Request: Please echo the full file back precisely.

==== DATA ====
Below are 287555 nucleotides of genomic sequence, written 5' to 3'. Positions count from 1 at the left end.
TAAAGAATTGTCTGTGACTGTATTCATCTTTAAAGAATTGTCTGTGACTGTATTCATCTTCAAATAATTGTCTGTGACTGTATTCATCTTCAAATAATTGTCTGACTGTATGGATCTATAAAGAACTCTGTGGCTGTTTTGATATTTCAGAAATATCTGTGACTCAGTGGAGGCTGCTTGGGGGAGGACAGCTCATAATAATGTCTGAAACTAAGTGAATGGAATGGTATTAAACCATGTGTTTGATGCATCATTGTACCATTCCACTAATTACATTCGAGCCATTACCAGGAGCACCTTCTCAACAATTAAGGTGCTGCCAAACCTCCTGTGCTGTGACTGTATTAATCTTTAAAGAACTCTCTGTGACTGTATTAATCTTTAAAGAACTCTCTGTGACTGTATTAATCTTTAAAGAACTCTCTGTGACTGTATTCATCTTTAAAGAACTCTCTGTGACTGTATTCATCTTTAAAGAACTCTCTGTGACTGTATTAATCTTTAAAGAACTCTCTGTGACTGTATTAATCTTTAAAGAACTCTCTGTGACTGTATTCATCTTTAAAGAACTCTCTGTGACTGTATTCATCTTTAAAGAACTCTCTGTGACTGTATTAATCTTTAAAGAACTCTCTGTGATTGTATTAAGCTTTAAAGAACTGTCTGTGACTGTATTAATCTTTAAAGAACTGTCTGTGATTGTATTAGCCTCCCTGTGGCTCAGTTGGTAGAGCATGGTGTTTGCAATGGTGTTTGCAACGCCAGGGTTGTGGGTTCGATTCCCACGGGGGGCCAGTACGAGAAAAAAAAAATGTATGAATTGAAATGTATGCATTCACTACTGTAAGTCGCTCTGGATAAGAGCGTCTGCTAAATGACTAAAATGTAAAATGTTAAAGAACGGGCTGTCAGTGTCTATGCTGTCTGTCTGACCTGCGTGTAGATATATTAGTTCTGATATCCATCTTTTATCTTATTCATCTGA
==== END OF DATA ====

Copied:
Below are 287555 nucleotides of genomic sequence, written 5' to 3'. Positions count from 1 at the left end.
TAAAGAATTGTCTGTGACTGTATTCATCTTTAAAGAATTGTCTGTGACTGTATTCATCTTCAAATAATTGTCTGTGACTGTATTCATCTTCAAATAATTGTCTGACTGTATGGATCTATAAAGAACTCTGTGGCTGTTTTGATATTTCAGAAATATCTGTGACTCAGTGGAGGCTGCTTGGGGGAGGACAGCTCATAATAATGTCTGAAACTAAGTGAATGGAATGGTATTAAACCATGTGTTTGATGCATCATTGTACCATTCCACTAATTACATTCGAGCCATTACCAGGAGCACCTTCTCAACAATTAAGGTGCTGCCAAACCTCCTGTGCTGTGACTGTATTAATCTTTAAAGAACTCTCTGTGACTGTATTAATCTTTAAAGAACTCTCTGTGACTGTATTAATCTTTAAAGAACTCTCTGTGACTGTATTCATCTTTAAAGAACTCTCTGTGACTGTATTCATCTTTAAAGAACTCTCTGTGACTGTATTAATCTTTAAAGAACTCTCTGTGACTGTATTAATCTTTAAAGAACTCTCTGTGACTGTATTCATCTTTAAAGAACTCTCTGTGACTGTATTCATCTTTAAAGAACTCTCTGTGACTGTATTAATCTTTAAAGAACTCTCTGTGATTGTATTAAGCTTTAAAGAACTGTCTGTGACTGTATTAATCTTTAAAGAACTGTCTGTGATTGTATTAGCCTCCCTGTGGCTCAGTTGGTAGAGCATGGTGTTTGCAATGGTGTTTGCAACGCCAGGGTTGTGGGTTCGATTCCCACGGGGGGCCAGTACGAGAAAAAAAAAATGTATGAATTGAAATGTATGCATTCACTACTGTAAGTCGCTCTGGATAAGAGCGTCTGCTAAATGACTAAAATGTAAAATGTTAAAGAACGGGCTGTCAGTGTCTATGCTGTCTGTCTGACCTGCGTGTAGATATATTAGTTCTGATATCCATCTTTTATCTTATTCATCTGA